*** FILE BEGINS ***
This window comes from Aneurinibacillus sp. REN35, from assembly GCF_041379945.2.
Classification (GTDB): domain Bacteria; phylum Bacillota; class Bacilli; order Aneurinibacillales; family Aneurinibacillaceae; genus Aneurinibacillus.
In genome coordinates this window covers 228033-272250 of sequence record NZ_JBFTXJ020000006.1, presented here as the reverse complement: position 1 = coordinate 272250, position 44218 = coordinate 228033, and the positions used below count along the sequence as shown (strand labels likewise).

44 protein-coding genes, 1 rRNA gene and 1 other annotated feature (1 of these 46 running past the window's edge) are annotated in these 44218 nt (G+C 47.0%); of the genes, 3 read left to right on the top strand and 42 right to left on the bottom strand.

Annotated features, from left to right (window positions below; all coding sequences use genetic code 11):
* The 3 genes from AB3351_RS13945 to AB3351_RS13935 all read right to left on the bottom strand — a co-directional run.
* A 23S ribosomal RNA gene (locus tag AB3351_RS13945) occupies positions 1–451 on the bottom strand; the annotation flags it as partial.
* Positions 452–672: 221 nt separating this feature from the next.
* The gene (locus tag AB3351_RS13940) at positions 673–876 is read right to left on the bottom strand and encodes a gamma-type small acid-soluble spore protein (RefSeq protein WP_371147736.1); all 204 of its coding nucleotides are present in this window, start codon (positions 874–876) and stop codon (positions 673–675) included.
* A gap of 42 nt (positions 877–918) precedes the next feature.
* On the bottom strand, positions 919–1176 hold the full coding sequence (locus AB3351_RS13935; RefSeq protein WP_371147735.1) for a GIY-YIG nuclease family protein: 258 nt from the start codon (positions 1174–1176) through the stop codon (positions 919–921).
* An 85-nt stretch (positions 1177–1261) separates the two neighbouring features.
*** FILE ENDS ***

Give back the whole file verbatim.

This window comes from Aneurinibacillus sp. REN35, from assembly GCF_041379945.2.
Classification (GTDB): domain Bacteria; phylum Bacillota; class Bacilli; order Aneurinibacillales; family Aneurinibacillaceae; genus Aneurinibacillus.
In genome coordinates this window covers 228033-272250 of sequence record NZ_JBFTXJ020000006.1, presented here as the reverse complement: position 1 = coordinate 272250, position 44218 = coordinate 228033, and the positions used below count along the sequence as shown (strand labels likewise).

44 protein-coding genes, 1 rRNA gene and 1 other annotated feature (1 of these 46 running past the window's edge) are annotated in these 44218 nt (G+C 47.0%); of the genes, 3 read left to right on the top strand and 42 right to left on the bottom strand.

Annotated features, from left to right (window positions below; all coding sequences use genetic code 11):
* The 3 genes from AB3351_RS13945 to AB3351_RS13935 all read right to left on the bottom strand — a co-directional run.
* A 23S ribosomal RNA gene (locus tag AB3351_RS13945) occupies positions 1–451 on the bottom strand; the annotation flags it as partial.
* Positions 452–672: 221 nt separating this feature from the next.
* The gene (locus tag AB3351_RS13940) at positions 673–876 is read right to left on the bottom strand and encodes a gamma-type small acid-soluble spore protein (RefSeq protein WP_371147736.1); all 204 of its coding nucleotides are present in this window, start codon (positions 874–876) and stop codon (positions 673–675) included.
* A gap of 42 nt (positions 877–918) precedes the next feature.
* On the bottom strand, positions 919–1176 hold the full coding sequence (locus AB3351_RS13935; RefSeq protein WP_371147735.1) for a GIY-YIG nuclease family protein: 258 nt from the start codon (positions 1174–1176) through the stop codon (positions 919–921).
* An 85-nt stretch (positions 1177–1261) separates the two neighbouring features.